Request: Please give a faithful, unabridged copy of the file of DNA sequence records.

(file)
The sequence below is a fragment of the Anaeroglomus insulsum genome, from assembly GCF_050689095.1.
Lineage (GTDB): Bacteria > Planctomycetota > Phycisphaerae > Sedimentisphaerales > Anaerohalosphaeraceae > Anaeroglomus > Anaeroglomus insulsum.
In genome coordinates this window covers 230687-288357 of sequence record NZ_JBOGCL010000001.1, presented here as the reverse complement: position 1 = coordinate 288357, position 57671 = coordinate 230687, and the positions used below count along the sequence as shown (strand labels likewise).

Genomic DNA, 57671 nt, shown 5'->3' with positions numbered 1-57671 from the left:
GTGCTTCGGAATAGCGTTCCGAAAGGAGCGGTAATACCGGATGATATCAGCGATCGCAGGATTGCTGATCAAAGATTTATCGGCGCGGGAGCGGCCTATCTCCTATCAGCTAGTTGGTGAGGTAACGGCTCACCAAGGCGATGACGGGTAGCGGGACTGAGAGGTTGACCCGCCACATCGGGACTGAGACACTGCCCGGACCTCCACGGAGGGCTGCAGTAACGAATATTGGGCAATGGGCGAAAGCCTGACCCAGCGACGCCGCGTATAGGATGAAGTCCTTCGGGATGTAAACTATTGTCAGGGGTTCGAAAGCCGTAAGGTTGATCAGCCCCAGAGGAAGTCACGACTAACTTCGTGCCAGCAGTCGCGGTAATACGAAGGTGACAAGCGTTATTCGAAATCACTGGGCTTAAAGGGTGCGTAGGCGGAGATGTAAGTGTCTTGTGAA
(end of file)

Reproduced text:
The sequence below is a fragment of the Anaeroglomus insulsum genome, from assembly GCF_050689095.1.
Lineage (GTDB): Bacteria > Planctomycetota > Phycisphaerae > Sedimentisphaerales > Anaerohalosphaeraceae > Anaeroglomus > Anaeroglomus insulsum.
In genome coordinates this window covers 230687-288357 of sequence record NZ_JBOGCL010000001.1, presented here as the reverse complement: position 1 = coordinate 288357, position 57671 = coordinate 230687, and the positions used below count along the sequence as shown (strand labels likewise).

Genomic DNA, 57671 nt, shown 5'->3' with positions numbered 1-57671 from the left:
GTGCTTCGGAATAGCGTTCCGAAAGGAGCGGTAATACCGGATGATATCAGCGATCGCAGGATTGCTGATCAAAGATTTATCGGCGCGGGAGCGGCCTATCTCCTATCAGCTAGTTGGTGAGGTAACGGCTCACCAAGGCGATGACGGGTAGCGGGACTGAGAGGTTGACCCGCCACATCGGGACTGAGACACTGCCCGGACCTCCACGGAGGGCTGCAGTAACGAATATTGGGCAATGGGCGAAAGCCTGACCCAGCGACGCCGCGTATAGGATGAAGTCCTTCGGGATGTAAACTATTGTCAGGGGTTCGAAAGCCGTAAGGTTGATCAGCCCCAGAGGAAGTCACGACTAACTTCGTGCCAGCAGTCGCGGTAATACGAAGGTGACAAGCGTTATTCGAAATCACTGGGCTTAAAGGGTGCGTAGGCGGAGATGTAAGTGTCTTGTGAA